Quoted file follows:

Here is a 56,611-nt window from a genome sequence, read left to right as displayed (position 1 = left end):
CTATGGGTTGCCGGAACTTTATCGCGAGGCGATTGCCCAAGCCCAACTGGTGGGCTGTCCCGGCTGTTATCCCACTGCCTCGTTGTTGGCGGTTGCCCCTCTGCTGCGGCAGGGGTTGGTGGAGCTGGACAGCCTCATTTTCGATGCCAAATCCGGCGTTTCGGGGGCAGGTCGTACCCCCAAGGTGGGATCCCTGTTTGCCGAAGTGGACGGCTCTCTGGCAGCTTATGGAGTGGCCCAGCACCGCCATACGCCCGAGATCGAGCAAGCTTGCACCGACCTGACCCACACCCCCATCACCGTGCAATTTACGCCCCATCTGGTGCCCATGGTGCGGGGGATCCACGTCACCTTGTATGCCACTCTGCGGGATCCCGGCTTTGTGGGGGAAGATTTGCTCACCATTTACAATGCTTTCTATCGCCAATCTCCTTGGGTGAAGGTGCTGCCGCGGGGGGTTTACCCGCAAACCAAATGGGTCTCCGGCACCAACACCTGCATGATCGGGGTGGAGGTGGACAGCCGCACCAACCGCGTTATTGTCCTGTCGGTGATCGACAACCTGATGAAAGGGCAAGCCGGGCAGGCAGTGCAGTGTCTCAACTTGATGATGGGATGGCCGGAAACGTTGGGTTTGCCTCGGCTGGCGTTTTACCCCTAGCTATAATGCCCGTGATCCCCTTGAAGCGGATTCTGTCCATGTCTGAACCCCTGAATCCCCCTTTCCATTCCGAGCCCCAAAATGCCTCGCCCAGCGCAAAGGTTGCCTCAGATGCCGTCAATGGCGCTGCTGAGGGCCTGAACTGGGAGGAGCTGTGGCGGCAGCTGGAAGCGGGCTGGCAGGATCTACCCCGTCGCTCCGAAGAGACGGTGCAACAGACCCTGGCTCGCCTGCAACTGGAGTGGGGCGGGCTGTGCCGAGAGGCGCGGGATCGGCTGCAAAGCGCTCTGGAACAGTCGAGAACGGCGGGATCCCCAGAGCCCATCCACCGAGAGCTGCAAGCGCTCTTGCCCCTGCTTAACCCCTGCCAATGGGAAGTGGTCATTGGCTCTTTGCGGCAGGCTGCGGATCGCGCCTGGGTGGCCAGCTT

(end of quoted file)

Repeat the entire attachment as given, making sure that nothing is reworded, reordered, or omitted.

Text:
Here is a 56,611-nt window from a genome sequence, read left to right as displayed (position 1 = left end):
CTATGGGTTGCCGGAACTTTATCGCGAGGCGATTGCCCAAGCCCAACTGGTGGGCTGTCCCGGCTGTTATCCCACTGCCTCGTTGTTGGCGGTTGCCCCTCTGCTGCGGCAGGGGTTGGTGGAGCTGGACAGCCTCATTTTCGATGCCAAATCCGGCGTTTCGGGGGCAGGTCGTACCCCCAAGGTGGGATCCCTGTTTGCCGAAGTGGACGGCTCTCTGGCAGCTTATGGAGTGGCCCAGCACCGCCATACGCCCGAGATCGAGCAAGCTTGCACCGACCTGACCCACACCCCCATCACCGTGCAATTTACGCCCCATCTGGTGCCCATGGTGCGGGGGATCCACGTCACCTTGTATGCCACTCTGCGGGATCCCGGCTTTGTGGGGGAAGATTTGCTCACCATTTACAATGCTTTCTATCGCCAATCTCCTTGGGTGAAGGTGCTGCCGCGGGGGGTTTACCCGCAAACCAAATGGGTCTCCGGCACCAACACCTGCATGATCGGGGTGGAGGTGGACAGCCGCACCAACCGCGTTATTGTCCTGTCGGTGATCGACAACCTGATGAAAGGGCAAGCCGGGCAGGCAGTGCAGTGTCTCAACTTGATGATGGGATGGCCGGAAACGTTGGGTTTGCCTCGGCTGGCGTTTTACCCCTAGCTATAATGCCCGTGATCCCCTTGAAGCGGATTCTGTCCATGTCTGAACCCCTGAATCCCCCTTTCCATTCCGAGCCCCAAAATGCCTCGCCCAGCGCAAAGGTTGCCTCAGATGCCGTCAATGGCGCTGCTGAGGGCCTGAACTGGGAGGAGCTGTGGCGGCAGCTGGAAGCGGGCTGGCAGGATCTACCCCGTCGCTCCGAAGAGACGGTGCAACAGACCCTGGCTCGCCTGCAACTGGAGTGGGGCGGGCTGTGCCGAGAGGCGCGGGATCGGCTGCAAAGCGCTCTGGAACAGTCGAGAACGGCGGGATCCCCAGAGCCCATCCACCGAGAGCTGCAAGCGCTCTTGCCCCTGCTTAACCCCTGCCAATGGGAAGTGGTCATTGGCTCTTTGCGGCAGGCTGCGGATCGCGCCTGGGTGGCCAGCTT